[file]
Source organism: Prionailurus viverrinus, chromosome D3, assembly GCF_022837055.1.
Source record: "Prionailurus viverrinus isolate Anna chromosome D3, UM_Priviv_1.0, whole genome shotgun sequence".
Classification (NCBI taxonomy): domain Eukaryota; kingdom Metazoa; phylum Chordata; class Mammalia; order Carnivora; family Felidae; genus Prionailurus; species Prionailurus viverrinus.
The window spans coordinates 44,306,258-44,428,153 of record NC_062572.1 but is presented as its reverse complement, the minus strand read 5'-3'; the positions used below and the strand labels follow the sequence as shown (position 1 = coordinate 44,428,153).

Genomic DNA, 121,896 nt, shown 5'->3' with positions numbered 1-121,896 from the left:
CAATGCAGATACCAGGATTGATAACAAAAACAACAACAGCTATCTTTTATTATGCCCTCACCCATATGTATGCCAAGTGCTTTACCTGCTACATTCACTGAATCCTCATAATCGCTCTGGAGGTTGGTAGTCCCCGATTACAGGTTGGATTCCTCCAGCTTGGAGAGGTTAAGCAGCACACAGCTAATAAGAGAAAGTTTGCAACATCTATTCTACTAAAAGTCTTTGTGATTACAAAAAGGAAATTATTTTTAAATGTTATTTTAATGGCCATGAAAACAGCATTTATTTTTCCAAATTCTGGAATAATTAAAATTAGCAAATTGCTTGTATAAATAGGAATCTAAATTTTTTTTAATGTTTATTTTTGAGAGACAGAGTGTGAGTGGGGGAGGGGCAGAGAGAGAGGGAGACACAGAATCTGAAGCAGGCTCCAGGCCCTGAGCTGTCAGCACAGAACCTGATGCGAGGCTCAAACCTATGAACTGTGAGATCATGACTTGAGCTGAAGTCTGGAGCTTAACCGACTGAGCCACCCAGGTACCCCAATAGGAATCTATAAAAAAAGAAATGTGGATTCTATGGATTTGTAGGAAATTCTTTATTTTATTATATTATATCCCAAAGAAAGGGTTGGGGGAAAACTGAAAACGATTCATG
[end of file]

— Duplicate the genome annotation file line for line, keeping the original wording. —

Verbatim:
Source organism: Prionailurus viverrinus, chromosome D3, assembly GCF_022837055.1.
Source record: "Prionailurus viverrinus isolate Anna chromosome D3, UM_Priviv_1.0, whole genome shotgun sequence".
Classification (NCBI taxonomy): domain Eukaryota; kingdom Metazoa; phylum Chordata; class Mammalia; order Carnivora; family Felidae; genus Prionailurus; species Prionailurus viverrinus.
The window spans coordinates 44,306,258-44,428,153 of record NC_062572.1 but is presented as its reverse complement, the minus strand read 5'-3'; the positions used below and the strand labels follow the sequence as shown (position 1 = coordinate 44,428,153).

Genomic DNA, 121,896 nt, shown 5'->3' with positions numbered 1-121,896 from the left:
CAATGCAGATACCAGGATTGATAACAAAAACAACAACAGCTATCTTTTATTATGCCCTCACCCATATGTATGCCAAGTGCTTTACCTGCTACATTCACTGAATCCTCATAATCGCTCTGGAGGTTGGTAGTCCCCGATTACAGGTTGGATTCCTCCAGCTTGGAGAGGTTAAGCAGCACACAGCTAATAAGAGAAAGTTTGCAACATCTATTCTACTAAAAGTCTTTGTGATTACAAAAAGGAAATTATTTTTAAATGTTATTTTAATGGCCATGAAAACAGCATTTATTTTTCCAAATTCTGGAATAATTAAAATTAGCAAATTGCTTGTATAAATAGGAATCTAAATTTTTTTTAATGTTTATTTTTGAGAGACAGAGTGTGAGTGGGGGAGGGGCAGAGAGAGAGGGAGACACAGAATCTGAAGCAGGCTCCAGGCCCTGAGCTGTCAGCACAGAACCTGATGCGAGGCTCAAACCTATGAACTGTGAGATCATGACTTGAGCTGAAGTCTGGAGCTTAACCGACTGAGCCACCCAGGTACCCCAATAGGAATCTATAAAAAAAGAAATGTGGATTCTATGGATTTGTAGGAAATTCTTTATTTTATTATATTATATCCCAAAGAAAGGGTTGGGGGAAAACTGAAAACGATTCATG